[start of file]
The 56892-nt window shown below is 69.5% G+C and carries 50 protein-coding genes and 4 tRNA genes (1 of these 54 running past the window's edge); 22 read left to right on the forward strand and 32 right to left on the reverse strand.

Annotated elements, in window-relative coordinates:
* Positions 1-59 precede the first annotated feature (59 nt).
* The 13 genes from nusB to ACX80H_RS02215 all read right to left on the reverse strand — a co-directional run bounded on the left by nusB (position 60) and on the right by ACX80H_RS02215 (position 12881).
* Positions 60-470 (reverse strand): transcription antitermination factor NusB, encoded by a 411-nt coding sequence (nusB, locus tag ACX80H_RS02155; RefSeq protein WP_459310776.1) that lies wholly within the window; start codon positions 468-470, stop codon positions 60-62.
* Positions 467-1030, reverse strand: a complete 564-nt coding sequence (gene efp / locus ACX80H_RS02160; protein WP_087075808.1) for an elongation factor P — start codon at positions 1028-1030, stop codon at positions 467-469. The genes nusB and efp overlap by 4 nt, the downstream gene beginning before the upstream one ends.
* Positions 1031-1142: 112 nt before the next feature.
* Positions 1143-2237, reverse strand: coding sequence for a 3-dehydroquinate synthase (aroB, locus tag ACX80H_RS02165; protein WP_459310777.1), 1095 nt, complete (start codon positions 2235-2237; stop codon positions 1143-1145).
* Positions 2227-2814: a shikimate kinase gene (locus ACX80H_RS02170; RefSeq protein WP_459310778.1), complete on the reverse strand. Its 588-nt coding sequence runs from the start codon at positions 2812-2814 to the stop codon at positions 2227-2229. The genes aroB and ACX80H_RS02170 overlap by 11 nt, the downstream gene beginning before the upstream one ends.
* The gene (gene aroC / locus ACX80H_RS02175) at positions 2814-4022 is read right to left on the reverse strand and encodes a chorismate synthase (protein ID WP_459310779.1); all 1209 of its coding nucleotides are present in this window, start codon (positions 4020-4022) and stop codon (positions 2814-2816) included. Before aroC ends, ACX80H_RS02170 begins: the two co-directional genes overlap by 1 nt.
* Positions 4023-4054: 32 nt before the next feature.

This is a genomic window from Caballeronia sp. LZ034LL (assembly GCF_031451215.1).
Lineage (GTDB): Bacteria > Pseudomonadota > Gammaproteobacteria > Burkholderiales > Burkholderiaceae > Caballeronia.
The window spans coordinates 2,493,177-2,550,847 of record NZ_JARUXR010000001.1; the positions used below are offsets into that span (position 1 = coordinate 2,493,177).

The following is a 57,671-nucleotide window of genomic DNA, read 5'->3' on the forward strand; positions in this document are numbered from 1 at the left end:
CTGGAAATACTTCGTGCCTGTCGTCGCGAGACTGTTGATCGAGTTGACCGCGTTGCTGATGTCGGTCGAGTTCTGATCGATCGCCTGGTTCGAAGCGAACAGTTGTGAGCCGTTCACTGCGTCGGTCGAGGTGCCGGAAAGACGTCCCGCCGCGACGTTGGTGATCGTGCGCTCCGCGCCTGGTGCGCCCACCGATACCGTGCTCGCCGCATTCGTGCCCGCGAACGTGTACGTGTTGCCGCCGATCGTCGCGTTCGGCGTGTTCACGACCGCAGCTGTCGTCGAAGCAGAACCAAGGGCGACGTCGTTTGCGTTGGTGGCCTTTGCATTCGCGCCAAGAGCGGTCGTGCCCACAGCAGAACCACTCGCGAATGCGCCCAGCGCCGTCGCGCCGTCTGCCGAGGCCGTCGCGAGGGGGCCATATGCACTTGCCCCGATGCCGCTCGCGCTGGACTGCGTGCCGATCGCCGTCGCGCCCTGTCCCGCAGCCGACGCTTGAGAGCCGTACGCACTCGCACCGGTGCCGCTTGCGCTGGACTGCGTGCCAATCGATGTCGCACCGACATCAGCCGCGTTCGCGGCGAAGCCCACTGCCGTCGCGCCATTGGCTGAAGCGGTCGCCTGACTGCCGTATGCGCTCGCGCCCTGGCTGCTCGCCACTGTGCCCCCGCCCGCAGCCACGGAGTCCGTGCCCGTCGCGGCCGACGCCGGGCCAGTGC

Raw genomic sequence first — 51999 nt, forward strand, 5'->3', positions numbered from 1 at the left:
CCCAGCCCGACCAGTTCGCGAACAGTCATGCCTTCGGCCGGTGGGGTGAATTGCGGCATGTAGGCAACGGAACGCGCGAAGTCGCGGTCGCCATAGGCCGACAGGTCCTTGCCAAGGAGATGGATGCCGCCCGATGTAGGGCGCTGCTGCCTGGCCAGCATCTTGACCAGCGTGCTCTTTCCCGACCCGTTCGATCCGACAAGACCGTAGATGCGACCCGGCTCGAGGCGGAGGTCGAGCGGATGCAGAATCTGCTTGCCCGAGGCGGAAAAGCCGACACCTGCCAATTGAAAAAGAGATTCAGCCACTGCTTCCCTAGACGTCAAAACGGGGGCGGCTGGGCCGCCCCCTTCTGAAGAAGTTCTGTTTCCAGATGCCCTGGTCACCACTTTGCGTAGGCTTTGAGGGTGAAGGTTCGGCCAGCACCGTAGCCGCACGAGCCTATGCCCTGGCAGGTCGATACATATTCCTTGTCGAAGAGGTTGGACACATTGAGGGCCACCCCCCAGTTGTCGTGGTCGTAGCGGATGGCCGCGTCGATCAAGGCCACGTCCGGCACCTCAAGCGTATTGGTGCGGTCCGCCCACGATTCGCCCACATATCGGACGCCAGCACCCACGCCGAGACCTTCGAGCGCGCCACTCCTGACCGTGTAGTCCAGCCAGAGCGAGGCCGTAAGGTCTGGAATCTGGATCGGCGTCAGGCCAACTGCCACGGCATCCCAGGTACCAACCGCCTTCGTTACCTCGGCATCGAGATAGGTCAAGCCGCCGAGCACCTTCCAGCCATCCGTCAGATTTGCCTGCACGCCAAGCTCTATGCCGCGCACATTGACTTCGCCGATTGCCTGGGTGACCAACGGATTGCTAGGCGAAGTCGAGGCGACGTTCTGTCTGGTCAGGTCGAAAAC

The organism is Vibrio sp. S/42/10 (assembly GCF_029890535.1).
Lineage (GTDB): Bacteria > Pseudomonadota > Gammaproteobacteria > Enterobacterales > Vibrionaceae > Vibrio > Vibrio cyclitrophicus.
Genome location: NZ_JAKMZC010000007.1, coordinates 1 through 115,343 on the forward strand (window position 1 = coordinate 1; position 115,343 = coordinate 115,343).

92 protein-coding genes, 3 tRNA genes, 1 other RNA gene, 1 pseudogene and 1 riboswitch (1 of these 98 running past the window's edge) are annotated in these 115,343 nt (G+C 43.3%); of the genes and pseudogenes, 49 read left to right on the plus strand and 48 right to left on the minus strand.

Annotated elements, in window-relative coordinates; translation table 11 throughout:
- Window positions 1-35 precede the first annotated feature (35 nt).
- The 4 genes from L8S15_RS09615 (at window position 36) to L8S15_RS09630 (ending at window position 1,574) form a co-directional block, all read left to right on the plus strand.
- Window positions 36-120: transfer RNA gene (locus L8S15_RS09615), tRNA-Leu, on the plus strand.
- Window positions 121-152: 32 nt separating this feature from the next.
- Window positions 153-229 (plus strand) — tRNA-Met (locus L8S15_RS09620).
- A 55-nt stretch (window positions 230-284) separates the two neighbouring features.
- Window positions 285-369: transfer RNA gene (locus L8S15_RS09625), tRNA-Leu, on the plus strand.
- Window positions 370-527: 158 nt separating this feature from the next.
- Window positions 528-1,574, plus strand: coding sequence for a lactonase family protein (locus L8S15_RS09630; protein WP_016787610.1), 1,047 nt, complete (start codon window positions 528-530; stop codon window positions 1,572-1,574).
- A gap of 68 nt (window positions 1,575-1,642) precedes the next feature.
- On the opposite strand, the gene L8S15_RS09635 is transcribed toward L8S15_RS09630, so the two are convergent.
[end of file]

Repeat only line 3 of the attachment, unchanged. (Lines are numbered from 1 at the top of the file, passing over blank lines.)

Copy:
* Positions 1-59 precede the first annotated feature (59 nt).